"What often makes an excellent teacher," says Stephanie Harzewski, "...is the ability to work through fatigue."
It's an apt statement from this senior lecturer in English whose students characterize her as consistently energetic, passionate, funny and challenging. They say she's available on Skype at all hours and she'll come in early or stay late to help them with their writing. What sets her apart, notes one student, is that "she genuinely cares about her students and would do anything to see them succeed both in the classroom and in life." That kind of dedication takes energy, indeed.
Professor Harzewski has been tireless in curriculum development, as well. She's created several classroom-based literatures courses and also played a leading role at UNH in online offerings. One of her most successful courses, entitled "Sex and Sensibility: The Rise of Chick Lit from Jane Austen to Bridget Jones," was profiled at both international and national conferences for exemplary online pedagogy. The course arose from research for her book, "Chick Lit and Postfeminism," published by University of Virginia Press, a work that exemplifies the active scholarly agenda she pursues to inform her teaching.
Professor Harzewski's success in the classroom is achieved through organization, enthusiasm and integrity. Consider her teaching of Samuel Beckett's absurdist play "Waiting for Godot," a work famously reviewed as "a two-act play in which nothing happens twice." She notes that, sometimes, by the third day of discussing this work, she's inclined to feel as if she's in the "nobody comes, nobody goes" purgatory of the play. But she's ready and springs into action. She turns to comic relief, using the Sesame Street "Monsterpiece Theater" parody of the play, and employs the Socratic method to rally students out of the seeming pointlessness of the play, to expose its rich engagement with the meaning of life. Every class meeting must and will have purpose and meaning. She insists upon it. "There are typically no deus ex machina solutions for the teacher and students," says Professor Harzewski. "We work together to save ourselves from repetition."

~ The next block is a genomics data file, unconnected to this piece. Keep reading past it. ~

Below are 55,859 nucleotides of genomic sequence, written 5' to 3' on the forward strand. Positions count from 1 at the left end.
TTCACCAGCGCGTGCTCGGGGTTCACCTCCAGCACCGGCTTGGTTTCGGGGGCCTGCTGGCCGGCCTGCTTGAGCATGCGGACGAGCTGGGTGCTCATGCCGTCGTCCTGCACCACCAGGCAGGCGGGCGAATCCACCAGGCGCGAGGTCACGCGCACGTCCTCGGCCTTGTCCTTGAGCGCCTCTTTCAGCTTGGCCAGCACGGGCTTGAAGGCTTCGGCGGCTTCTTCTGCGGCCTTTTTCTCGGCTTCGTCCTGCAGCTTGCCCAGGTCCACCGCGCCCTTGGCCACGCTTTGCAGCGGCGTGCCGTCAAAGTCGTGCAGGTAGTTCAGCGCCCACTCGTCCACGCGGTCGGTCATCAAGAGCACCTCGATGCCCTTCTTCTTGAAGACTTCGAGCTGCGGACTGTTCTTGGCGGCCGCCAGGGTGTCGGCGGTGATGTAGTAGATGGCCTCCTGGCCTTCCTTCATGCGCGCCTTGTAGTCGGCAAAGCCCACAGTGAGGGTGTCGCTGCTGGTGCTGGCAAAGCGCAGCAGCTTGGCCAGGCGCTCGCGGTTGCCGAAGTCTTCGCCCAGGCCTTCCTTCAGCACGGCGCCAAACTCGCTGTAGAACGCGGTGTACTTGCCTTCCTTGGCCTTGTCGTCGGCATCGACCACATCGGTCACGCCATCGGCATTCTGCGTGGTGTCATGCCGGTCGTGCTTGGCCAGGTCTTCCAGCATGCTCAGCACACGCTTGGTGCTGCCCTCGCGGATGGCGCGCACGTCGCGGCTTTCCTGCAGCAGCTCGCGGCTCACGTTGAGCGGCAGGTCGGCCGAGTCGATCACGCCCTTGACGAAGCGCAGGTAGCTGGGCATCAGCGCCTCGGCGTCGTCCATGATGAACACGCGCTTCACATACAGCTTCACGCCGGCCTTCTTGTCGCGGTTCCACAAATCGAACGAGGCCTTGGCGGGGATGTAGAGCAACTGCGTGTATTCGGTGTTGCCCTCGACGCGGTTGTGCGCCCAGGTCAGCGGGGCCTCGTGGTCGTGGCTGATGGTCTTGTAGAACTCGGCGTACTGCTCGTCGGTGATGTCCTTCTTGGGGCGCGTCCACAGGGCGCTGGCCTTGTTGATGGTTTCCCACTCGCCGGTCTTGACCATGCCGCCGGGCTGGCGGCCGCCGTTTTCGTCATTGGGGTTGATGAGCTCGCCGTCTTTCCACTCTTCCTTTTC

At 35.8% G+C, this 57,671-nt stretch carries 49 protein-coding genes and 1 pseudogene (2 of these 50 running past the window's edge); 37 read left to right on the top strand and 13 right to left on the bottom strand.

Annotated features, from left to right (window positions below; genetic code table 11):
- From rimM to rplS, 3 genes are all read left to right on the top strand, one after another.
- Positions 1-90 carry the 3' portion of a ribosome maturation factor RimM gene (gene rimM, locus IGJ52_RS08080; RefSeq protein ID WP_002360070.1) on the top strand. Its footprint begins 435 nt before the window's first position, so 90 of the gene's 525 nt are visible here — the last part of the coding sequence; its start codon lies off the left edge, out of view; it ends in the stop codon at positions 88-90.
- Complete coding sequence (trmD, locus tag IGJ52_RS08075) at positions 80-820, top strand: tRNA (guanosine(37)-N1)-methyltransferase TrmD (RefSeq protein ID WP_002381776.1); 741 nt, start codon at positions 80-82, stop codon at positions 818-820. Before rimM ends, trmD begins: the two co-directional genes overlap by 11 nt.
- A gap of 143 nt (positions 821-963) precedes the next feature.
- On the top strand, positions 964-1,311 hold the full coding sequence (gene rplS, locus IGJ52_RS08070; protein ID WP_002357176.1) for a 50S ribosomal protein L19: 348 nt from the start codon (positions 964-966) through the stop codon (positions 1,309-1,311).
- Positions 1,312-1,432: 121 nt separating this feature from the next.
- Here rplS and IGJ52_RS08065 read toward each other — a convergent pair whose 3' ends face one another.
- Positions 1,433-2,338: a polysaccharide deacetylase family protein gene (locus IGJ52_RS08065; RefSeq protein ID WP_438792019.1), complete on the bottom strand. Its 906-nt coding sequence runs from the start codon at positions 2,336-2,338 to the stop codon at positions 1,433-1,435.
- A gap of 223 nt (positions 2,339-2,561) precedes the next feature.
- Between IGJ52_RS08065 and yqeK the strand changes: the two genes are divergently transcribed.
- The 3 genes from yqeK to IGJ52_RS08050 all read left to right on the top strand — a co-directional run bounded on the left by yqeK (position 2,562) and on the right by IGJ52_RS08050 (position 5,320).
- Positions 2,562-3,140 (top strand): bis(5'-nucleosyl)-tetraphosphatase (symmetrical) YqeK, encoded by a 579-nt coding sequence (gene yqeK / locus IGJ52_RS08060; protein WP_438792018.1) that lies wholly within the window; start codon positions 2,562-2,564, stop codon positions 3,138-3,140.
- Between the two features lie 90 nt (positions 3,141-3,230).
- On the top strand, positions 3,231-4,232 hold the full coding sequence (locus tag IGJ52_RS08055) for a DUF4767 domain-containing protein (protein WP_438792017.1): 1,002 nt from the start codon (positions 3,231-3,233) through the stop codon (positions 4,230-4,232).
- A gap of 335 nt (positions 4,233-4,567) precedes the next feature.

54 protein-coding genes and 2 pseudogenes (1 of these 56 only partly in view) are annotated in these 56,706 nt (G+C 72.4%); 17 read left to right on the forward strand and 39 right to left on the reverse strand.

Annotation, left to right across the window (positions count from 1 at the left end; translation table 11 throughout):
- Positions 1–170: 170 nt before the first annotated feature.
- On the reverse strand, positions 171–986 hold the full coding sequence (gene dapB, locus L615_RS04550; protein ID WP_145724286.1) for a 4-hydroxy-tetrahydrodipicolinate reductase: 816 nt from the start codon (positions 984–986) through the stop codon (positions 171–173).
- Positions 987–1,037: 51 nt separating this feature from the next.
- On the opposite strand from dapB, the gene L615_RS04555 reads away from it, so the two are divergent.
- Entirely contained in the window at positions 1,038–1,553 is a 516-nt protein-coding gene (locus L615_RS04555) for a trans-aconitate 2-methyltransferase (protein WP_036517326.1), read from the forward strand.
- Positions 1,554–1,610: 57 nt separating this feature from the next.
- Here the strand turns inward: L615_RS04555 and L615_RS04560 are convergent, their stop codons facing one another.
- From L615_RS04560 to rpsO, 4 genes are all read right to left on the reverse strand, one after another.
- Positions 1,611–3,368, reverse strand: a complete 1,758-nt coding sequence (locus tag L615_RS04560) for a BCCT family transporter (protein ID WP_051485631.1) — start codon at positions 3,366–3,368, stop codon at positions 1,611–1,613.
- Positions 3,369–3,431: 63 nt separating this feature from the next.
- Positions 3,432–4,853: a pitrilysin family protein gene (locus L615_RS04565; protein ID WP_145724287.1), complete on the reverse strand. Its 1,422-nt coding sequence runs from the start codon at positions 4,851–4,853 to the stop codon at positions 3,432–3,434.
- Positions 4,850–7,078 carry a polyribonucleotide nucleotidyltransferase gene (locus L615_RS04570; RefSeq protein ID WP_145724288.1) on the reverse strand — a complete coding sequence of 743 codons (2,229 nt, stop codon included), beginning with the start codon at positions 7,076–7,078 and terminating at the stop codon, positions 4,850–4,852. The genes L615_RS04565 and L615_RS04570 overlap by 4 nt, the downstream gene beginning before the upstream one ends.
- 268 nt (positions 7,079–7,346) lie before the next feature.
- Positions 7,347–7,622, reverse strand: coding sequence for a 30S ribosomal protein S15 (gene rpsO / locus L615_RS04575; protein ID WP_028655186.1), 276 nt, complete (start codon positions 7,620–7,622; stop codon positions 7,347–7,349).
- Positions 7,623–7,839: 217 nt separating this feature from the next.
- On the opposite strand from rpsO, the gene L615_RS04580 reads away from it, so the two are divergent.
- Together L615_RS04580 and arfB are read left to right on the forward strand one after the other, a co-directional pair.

Presented By: Heidi Bostic, Dean, College of Liberal Arts